Nonfiction Text Features Anchor Chart (including a freebie!)

If you've been following my blog for a while, you know that I am addicted to anchor charts. I think it's the ESL teacher in me... I like the idea of having a visual reference available in the classroom for those kiddos who need it.

There are so many great nonfiction text feature anchor charts on Pinterest, and I've recreated several of them over the years for my own classroom use. The one I am going to share with you today, however, is a near-replica of one I created myself one year after realizing that many of my ELLs were confusing the index and the glossary.
Nonfiction Text Features Anchor Chart plus tips for teaching students about text features. Download the FREE packet so that you can recreate this anchor chart for your own students.

As you can see, this anchor chart compares and contrasts the four text features that are actually full pages in a nonfiction book. When using this anchor chart as part of a lesson, I recommend having everything except the definitions on the anchor chart when you begin class. When I begin the lesson, my students and I study one image at a time, and I ask students to share what they notice about that page (I jot their ideas on the board in the form of a bullet list). Yes, sometimes I have to "steer" the discussion in a certain direction to help them notice certain aspects of the text feature. After a brief discussion, I write a definition below the image.
Use these FREE printables to teach your students about an index, glossary, table of contents, and title page in a nonfiction book. Use these materials to create a nonficiton text features anchor chart!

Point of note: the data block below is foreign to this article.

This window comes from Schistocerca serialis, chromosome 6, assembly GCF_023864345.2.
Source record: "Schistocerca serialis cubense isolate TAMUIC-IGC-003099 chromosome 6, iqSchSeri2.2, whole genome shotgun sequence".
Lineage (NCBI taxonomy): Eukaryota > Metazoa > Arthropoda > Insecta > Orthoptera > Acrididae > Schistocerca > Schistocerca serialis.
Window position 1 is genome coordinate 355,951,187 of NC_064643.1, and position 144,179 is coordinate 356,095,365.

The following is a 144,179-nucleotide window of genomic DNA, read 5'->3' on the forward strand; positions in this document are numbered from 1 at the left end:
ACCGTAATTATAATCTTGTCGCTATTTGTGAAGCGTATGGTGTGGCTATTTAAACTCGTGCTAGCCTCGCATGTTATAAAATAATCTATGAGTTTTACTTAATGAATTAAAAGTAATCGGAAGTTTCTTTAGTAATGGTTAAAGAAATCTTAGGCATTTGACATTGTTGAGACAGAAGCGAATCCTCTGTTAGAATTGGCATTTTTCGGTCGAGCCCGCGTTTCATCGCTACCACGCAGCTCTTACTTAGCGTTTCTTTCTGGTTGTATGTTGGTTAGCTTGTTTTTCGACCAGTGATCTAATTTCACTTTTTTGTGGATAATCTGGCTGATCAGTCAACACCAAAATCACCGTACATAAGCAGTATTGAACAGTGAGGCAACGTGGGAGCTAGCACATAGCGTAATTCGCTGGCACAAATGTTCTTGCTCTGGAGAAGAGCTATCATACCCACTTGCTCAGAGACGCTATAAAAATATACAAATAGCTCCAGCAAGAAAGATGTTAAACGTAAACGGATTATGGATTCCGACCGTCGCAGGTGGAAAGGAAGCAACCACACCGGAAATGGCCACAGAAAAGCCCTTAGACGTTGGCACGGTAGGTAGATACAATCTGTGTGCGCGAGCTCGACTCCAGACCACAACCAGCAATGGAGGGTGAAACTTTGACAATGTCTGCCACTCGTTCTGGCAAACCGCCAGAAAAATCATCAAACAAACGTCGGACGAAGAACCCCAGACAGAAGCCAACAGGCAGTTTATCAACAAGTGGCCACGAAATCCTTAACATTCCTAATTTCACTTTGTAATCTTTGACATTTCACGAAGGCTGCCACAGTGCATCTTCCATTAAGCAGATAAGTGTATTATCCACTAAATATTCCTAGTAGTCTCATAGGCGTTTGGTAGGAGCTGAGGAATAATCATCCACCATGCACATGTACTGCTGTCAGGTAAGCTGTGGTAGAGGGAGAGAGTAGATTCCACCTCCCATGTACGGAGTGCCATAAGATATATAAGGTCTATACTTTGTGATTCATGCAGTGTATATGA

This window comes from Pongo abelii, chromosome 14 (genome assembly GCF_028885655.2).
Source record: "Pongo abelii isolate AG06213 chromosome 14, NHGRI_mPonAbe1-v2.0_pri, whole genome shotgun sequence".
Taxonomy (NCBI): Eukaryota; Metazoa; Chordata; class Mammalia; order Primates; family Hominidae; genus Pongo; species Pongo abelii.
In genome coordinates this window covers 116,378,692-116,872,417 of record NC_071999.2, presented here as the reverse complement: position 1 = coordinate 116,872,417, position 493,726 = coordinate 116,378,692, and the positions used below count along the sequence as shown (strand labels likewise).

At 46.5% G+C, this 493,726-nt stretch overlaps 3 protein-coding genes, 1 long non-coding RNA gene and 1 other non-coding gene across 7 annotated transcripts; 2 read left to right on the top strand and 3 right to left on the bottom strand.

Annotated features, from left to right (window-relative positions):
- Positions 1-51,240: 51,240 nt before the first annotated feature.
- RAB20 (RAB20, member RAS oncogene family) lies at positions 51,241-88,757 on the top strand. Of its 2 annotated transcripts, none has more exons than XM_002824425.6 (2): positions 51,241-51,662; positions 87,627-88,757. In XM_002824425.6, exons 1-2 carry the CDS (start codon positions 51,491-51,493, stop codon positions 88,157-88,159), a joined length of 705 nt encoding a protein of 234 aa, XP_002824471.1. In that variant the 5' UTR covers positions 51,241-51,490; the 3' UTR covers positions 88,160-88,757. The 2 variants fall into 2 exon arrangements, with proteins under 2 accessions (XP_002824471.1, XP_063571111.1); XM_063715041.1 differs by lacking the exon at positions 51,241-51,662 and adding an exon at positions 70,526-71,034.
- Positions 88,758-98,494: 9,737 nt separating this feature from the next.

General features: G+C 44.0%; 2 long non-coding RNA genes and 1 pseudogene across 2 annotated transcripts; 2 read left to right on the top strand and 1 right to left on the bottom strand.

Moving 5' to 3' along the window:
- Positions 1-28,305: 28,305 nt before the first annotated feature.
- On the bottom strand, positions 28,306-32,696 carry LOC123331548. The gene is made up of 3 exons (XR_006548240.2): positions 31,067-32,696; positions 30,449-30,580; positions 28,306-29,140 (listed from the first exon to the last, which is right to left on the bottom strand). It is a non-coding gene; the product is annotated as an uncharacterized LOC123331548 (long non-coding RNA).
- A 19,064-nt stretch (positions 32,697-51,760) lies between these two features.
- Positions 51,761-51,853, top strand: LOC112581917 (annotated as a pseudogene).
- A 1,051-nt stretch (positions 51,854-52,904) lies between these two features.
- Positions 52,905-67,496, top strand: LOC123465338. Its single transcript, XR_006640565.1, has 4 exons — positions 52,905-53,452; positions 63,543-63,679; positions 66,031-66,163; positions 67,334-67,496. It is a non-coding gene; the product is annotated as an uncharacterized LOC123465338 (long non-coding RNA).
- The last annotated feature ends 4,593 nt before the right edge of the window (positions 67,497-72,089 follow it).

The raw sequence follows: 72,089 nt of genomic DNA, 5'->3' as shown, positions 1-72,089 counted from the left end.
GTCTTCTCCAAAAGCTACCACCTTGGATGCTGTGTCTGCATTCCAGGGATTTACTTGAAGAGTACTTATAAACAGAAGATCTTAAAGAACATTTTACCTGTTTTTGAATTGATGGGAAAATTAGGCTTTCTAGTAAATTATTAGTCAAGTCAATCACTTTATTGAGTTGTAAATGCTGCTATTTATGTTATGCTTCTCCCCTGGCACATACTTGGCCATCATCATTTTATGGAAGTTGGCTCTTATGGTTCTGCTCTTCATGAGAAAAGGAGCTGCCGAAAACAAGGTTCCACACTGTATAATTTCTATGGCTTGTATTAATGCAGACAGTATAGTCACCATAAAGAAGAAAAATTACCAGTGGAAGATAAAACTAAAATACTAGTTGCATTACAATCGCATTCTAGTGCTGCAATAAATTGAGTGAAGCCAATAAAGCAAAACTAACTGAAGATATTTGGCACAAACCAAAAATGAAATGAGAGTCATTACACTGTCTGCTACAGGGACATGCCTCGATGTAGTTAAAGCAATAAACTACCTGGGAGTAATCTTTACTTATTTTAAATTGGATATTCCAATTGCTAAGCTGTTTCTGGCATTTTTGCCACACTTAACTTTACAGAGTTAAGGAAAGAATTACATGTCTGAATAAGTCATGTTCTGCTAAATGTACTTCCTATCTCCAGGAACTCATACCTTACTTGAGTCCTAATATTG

If you would like to download the four text feature examples I glued onto my anchor chart, just click HERE. (It's free!)

I would like to share one more tip with you about guiding readers to use nonfiction text features as they read. When I was younger, I remember struggling to know exactly when I should be looking at the various text features on a given page. Do you read the text before looking at the text features (like diagrams, text boxes, etc.) on the page? Do you scan the text features after reading the text? I must confess that I used to do the latter... read the entire chapter, and then go back and scan the text features. I did it as a way to check myself for understanding. Then, during a professional development experience near the beginning of my teaching career, a speaker recommended that we teachers direct students to preview text features as a prereading strategy! When I learned this, I had to restrain myself from slapping my forehead with the palm of my hand. That makes so much sense... why hadn't I thought of that before?  In college, I had learned about doing a "picture walk" with beginning readers before beginning a fiction book. This is an easy and effective way to frontload vocabulary and have them make predictions. It makes perfect sense to do a "text feature walk" with readers at all levels before beginning a nonfiction book for those very same reasons!

I have found that this strategy works so well... for myself and my students! I would love to hear your experiences with this strategy, or if you have another tip that works well with teaching students how to use nonfiction text features!